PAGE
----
The Simple Secret to Financial Freedom

As you’re reading this, I imagine you’re pondering the the incredible sense of control which financial freedom will grant you (or perhaps already has). But how the blazes do you get there before your pension kicks in? Well, in our own long, dragon-battling quest to discover the same thing, we’ve un-earthed a simple secret to how it is done, and here we will share that secret with you, free of charge:

Change who you think you are. 

This single statement underpins how normal people (as opposed to entrepreneurs, which most of us aren’t) go from being perpetually in need of the next monthly salary payment, to never having the need to work again. It appears time and again as I think about our own path to freedom, and as I study how others have done it. It explains some of the mysteries around why others, those with apparent means to get the job done, don’t get the job done. But OK, I admit it’s an opaque little statement on its own, so here’s what I’m really talking about:

People who are financially free have usually broken the link between how people expect them to behave with money, and how they actually behave. 

Let’s take a couple of engineers as an example. These two ladies are identical in terms of their skills, salary, and the fact they have no kids:

  • Engineer #1 hasn’t broken the link. She lives in a 4 bed detached house with her husband. She works hard and plays hard. She and her husband buy new cars every two years, have gym membership, they use a cleaner and pay for someone to come and redecorate the house every few years. Engineer #1 looks, to the outside world, like she is a very successful person, which she enjoys (and why shouldn’t she?). She is also perpetually skint.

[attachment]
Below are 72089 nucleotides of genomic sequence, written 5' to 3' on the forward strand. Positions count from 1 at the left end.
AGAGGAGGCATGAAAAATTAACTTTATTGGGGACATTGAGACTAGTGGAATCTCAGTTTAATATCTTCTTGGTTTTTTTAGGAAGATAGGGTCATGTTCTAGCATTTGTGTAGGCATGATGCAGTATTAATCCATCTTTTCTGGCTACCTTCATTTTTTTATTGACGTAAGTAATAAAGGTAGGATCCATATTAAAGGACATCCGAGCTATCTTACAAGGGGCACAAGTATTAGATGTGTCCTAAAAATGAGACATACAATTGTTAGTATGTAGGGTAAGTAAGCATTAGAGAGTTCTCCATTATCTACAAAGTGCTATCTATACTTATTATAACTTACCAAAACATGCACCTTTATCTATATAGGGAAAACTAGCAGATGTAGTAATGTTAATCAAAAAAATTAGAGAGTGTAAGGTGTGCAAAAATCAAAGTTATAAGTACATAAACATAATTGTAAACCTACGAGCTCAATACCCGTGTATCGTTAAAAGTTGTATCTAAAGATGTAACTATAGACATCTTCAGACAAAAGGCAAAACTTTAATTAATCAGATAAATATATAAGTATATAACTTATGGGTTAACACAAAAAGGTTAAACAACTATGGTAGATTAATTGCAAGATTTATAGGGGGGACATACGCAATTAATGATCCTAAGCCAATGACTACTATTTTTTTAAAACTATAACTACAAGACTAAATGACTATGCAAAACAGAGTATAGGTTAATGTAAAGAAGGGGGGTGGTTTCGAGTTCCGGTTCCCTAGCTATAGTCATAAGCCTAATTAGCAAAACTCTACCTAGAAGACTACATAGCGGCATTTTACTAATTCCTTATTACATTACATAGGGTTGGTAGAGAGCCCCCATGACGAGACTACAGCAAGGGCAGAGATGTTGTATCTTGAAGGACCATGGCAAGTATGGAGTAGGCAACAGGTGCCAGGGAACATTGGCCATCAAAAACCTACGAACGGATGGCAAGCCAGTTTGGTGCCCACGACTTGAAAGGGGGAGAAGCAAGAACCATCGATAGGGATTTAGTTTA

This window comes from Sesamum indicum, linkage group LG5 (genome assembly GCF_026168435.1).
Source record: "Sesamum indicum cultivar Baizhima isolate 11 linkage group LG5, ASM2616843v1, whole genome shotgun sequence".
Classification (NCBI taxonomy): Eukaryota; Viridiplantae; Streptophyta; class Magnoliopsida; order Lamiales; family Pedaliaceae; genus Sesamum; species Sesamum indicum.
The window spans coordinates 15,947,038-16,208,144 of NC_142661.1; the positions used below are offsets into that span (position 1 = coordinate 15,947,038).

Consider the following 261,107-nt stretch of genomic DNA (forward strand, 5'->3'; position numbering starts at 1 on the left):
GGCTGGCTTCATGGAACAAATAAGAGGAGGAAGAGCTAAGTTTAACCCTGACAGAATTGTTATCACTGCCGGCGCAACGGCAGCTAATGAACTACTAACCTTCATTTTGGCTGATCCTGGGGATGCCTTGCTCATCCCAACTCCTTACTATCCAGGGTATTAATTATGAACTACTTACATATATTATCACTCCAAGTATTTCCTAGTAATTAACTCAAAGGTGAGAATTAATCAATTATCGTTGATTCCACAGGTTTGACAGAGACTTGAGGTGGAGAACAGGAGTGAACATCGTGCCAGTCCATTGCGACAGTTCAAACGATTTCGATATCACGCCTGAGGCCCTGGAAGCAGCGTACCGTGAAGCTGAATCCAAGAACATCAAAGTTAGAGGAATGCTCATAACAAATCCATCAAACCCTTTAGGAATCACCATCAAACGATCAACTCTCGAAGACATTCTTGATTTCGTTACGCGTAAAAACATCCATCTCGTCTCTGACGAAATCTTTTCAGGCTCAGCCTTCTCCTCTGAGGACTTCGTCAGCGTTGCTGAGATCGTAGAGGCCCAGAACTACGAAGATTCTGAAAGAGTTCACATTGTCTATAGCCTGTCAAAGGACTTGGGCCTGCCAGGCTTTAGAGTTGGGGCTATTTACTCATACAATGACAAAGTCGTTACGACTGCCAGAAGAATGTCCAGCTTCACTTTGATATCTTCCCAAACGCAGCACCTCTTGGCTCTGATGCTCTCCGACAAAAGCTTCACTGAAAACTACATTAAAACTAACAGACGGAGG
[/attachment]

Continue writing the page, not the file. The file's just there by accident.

• Engineer #2 has broken the link, she has changed who she thinks she is. Engineer #2 lives in a single bedroom apartment with her husband (which they feel is easily big enough), and has sold most of her unused possessions to do so. The apartment is on a bus route, so the couple only have one car, which is second hand and replaced once every ten years. The apartment being small means that Engineer #2 can quickly clean or redecorate the place with her husband. Engineer #2 looks, from the outside world, much less successful than Engineer #1. And her income is spiralling upwards.

And yet (assuming she invests correctly) Engineer #2 will achieve financial freedom decades quicker than Engineer #1. She’s stopped thinking “I am a successful engineer and I can reward myself by buying this stuff” and started thinking “I am a successful engineer and I can get financially free all the quicker because of it, stuff what the world thinks”.